Misinformation abounds in the writing world, so be on guard
by Dawn Bevier

I make my living on words. Reading them and writing them. I’ve been an English and writing teacher for over twenty years and a part-time writer for the last two. And this is why I have a hard time digesting the “this is how to be a great writer” articles, especially those with simplified lists or numbers.

Throughout history, great writers’ extremely diverse styles are proof that no such cut and dry recipes are accurate. Shakespeare, one of the greatest writers ever to have lived, rarely spoke in direct language. His power is metaphor. Ernest Hemingway’s straightforward style, which most likely came from his job as a reporter for The Kansas City Star, is just as revered.
So don’t believe the hard and fast rules people try to tell you about what you can and can’t do to achieve writing success. Here are three of the cut and dry statements that I urge you to ignore.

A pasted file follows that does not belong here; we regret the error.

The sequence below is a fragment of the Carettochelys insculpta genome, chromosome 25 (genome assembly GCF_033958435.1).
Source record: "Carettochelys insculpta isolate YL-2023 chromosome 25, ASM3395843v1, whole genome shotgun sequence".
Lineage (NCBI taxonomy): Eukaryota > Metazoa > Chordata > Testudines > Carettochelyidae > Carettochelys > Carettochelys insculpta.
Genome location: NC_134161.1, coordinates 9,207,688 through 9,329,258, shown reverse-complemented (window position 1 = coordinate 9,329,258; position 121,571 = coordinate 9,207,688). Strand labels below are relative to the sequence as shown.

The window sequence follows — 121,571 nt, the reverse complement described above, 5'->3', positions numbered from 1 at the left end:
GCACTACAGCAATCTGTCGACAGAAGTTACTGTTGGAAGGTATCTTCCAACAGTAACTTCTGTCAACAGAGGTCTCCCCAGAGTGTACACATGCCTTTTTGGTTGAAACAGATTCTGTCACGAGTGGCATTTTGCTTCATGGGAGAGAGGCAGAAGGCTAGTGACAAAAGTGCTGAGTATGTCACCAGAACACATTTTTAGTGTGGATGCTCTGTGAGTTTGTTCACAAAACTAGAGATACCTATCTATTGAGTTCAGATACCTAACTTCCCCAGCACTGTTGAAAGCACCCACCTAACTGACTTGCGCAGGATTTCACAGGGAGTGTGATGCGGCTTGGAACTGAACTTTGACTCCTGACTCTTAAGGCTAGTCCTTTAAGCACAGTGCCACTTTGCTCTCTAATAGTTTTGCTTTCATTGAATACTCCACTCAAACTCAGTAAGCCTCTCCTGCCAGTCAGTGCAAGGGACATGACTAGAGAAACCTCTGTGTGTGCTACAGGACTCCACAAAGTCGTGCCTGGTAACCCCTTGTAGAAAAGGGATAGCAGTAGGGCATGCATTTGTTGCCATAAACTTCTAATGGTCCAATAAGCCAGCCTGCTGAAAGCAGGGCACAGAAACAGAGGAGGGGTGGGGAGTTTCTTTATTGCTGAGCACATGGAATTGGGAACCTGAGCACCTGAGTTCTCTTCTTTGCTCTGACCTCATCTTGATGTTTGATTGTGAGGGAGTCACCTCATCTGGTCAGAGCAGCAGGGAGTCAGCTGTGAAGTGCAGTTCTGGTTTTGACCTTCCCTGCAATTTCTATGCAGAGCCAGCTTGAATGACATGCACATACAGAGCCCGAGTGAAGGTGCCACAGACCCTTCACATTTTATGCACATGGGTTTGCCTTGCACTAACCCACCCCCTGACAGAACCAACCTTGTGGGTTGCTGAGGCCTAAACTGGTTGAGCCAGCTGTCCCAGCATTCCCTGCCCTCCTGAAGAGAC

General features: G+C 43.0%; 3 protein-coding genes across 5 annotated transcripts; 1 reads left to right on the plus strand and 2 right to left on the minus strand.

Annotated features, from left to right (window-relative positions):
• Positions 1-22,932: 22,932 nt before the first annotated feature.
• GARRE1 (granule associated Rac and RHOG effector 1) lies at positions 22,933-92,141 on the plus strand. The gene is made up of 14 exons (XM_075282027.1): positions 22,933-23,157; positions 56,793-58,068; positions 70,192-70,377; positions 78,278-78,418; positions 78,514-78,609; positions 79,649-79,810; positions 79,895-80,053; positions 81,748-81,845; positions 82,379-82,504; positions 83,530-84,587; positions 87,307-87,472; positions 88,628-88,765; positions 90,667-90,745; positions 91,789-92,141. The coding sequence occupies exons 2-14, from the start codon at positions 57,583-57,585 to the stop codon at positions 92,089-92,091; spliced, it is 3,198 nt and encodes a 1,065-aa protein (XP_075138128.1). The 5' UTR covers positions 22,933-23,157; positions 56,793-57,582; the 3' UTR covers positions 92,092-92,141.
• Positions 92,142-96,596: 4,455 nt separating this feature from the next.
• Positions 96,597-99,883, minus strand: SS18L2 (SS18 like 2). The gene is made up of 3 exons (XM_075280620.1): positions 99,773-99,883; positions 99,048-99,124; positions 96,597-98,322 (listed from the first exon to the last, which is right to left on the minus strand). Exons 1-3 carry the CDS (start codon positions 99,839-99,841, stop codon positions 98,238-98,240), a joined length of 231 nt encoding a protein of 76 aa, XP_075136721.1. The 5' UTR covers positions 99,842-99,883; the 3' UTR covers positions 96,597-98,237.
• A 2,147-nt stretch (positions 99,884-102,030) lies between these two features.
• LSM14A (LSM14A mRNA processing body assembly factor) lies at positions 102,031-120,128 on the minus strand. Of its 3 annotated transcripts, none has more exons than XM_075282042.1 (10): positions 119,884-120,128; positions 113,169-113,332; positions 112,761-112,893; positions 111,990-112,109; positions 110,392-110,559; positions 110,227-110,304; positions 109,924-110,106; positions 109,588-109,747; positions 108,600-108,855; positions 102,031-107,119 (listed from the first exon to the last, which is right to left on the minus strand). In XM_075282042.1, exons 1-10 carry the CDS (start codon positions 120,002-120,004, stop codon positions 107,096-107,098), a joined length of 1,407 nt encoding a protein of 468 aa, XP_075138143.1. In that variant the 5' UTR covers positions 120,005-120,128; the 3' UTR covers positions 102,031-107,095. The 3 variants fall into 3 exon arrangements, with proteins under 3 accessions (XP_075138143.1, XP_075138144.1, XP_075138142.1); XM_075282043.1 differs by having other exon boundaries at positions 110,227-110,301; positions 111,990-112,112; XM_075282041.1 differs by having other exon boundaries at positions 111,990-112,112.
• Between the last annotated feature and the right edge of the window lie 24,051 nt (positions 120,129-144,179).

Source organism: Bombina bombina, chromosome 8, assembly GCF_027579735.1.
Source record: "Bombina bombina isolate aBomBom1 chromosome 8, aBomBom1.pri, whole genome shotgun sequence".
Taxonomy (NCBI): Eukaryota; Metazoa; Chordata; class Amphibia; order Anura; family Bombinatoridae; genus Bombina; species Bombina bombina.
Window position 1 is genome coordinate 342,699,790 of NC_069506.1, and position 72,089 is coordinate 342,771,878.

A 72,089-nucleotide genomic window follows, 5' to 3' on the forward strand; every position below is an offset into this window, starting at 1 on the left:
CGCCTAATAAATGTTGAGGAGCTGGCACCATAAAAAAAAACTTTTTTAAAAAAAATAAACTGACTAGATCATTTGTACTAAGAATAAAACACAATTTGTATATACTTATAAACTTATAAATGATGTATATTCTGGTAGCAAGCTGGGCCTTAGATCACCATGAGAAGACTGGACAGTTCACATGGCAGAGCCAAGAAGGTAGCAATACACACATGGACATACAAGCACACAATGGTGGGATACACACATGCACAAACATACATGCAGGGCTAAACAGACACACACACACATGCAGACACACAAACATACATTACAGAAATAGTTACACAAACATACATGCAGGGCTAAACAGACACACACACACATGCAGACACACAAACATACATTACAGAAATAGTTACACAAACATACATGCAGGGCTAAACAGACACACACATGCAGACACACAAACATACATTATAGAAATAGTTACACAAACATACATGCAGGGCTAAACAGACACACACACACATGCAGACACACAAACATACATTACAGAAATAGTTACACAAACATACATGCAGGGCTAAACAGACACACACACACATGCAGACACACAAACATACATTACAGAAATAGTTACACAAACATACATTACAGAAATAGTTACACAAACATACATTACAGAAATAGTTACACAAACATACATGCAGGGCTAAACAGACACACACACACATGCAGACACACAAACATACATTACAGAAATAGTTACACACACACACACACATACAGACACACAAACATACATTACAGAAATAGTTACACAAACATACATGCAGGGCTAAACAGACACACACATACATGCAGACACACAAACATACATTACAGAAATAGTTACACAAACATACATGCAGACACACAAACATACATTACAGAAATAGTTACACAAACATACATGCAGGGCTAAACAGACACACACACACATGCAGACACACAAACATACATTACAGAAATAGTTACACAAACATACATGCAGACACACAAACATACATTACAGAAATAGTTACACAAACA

You can’t be a successful writer if you have multiple responsibilities

I was fuming yesterday. I read an article saying if writers have a lot of responsibilities or a full-time job, they should choose one or the other because it’s impossible to do both. I am a soft-spoken mother of two, but some very unladylike words wanted to spew out of my mouth.

My fellow writers, if you haven’t learned this yet, only you define your limitations. A full time job doesn’t. Being a parent doesn’t. Having a full-time college course load doesn’t. And don’t let anyone tell you otherwise.

It may involve planning and organization. You may have to get up earlier or stay up later. You may have to forego a few hours sitting in front of the television after work or enlist the help of friends from time to time. But never doubt you can succeed.